How To Create a Beneficial Comparative Market Analysis (CMA)
A Comparative Market Analysis (CMA) is a popular and fairly easy method of appraisal used by real estate agents, brokers, investors and bank appraisers to arrive at a fair market value for real estate property. It is only a less-sophisticated version of a formal appraisal, however, and not a formal appraisal.
The idea is straightforward: A comparative market analysis allows the analyst to compare the sale prices of recently-sold properties in order to determine what the fair market value for a similar-type property might be if it were sold today.
For a CMA to be beneficially effective, however, there are some general ground rules that should be understood and observed. Although the principals are the same for any CMA, whether it if for single-family homes or rental income properties, our particular interest surrounds real estate investing, so this article refers only to residential income and commercial real estate property.
1. Similar in type.
For instance, you would not benefit by trying to compare a commercial office building to a residential apartment complex, a strip center to a public storage facility, or for that matter, any combination thereof. The investment properties you compare must serve a similar purpose and tenancy.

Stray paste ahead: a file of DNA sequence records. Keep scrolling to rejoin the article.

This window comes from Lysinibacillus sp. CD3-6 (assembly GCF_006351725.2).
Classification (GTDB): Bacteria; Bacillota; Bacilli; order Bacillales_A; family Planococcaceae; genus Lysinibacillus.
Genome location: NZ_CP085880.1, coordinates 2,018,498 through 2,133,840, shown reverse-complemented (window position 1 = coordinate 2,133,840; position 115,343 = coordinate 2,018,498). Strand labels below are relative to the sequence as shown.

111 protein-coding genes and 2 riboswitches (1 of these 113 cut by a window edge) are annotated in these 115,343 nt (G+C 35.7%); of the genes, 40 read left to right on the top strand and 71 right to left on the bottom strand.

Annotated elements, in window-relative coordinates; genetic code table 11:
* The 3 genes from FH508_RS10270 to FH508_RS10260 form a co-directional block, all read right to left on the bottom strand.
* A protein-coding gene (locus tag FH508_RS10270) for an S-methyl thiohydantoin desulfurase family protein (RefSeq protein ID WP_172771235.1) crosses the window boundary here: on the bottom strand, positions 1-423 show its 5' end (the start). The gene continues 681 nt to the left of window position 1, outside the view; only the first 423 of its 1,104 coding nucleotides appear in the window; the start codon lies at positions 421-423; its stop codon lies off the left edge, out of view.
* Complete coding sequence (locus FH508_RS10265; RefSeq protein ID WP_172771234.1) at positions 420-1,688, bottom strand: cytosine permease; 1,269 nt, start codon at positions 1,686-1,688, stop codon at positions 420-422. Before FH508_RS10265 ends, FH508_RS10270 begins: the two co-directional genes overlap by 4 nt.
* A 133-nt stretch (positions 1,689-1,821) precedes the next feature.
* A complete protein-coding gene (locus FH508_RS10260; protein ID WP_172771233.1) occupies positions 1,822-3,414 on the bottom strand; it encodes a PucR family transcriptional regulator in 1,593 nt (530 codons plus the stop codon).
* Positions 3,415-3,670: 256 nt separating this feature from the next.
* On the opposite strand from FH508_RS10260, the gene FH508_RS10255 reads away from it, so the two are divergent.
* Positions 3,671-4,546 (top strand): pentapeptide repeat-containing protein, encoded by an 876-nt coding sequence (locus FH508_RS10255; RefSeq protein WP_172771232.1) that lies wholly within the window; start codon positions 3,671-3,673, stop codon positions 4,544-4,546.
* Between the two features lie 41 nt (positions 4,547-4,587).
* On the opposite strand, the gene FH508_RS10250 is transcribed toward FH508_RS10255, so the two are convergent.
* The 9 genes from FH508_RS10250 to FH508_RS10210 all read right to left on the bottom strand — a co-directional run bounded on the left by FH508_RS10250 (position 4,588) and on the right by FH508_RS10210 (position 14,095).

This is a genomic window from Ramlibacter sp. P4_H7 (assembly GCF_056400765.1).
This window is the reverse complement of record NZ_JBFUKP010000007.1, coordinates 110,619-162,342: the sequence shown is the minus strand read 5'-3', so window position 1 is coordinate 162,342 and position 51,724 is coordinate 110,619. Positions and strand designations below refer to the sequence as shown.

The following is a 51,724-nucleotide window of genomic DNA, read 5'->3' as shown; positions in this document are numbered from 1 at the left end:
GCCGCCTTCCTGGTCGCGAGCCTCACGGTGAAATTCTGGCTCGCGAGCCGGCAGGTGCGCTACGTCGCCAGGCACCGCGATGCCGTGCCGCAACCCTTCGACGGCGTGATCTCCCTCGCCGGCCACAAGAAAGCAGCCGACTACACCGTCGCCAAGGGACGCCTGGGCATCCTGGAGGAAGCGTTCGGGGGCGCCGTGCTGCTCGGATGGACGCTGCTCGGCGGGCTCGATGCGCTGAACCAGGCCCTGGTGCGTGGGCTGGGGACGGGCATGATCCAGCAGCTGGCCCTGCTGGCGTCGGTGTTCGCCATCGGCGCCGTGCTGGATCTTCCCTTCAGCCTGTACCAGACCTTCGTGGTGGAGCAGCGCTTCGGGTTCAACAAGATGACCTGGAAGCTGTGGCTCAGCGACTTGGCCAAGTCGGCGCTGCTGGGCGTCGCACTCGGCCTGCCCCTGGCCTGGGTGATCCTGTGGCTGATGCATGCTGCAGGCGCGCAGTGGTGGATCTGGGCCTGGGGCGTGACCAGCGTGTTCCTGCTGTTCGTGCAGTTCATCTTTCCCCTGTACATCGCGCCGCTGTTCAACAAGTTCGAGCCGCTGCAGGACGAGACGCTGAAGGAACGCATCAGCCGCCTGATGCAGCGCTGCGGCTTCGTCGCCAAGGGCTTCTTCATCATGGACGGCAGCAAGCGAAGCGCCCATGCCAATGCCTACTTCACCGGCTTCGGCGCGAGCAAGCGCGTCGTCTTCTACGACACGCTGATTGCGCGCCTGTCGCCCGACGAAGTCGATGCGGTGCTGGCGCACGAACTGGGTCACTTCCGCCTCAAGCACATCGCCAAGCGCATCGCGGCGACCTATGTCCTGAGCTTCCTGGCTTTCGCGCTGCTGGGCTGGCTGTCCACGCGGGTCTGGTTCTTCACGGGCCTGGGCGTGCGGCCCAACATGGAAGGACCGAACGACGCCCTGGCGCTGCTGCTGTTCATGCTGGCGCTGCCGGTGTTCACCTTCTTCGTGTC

2. Similar in size, condition and unit configuration.
A duplex, for example, is not a good comparison to a large apartment building due in part to size. Likewise, an older, outdated property in poor condition should not be expected to have the same value as one perhaps that is newer or more updated or in relatively good condition. The same goes for configuration; a multi-family rental consisting of all one bedroom-one bath units, for instance, might not demand the same market value as one consisting of all two bedroom-one bath units.
3. Same general type of neighborhood and market area
There can be vast difference in the sale price of a commercial real estate property located in an upscale neighborhood close to shopping and freeway access compared to one located in a more remote and declining neighborhood. The same, of course, is true for the general market area; real estate values can differ greatly even between cities just a few miles apart.
4. Recently sold properties.
Although a comparable market analysis can also include currently listed properties, especially if no similar properties were recently sold, listing prices only indicate what the seller hopes to get for the property and do not necessarily reflect what it is actually worth. Therefore it's always best to include only properties that have sold recently (say within the past year or so).
Rule of Thumb
The more properties included in your comparable market analysis the better your evaluation. The important thing is to keep it "apples-to-apples."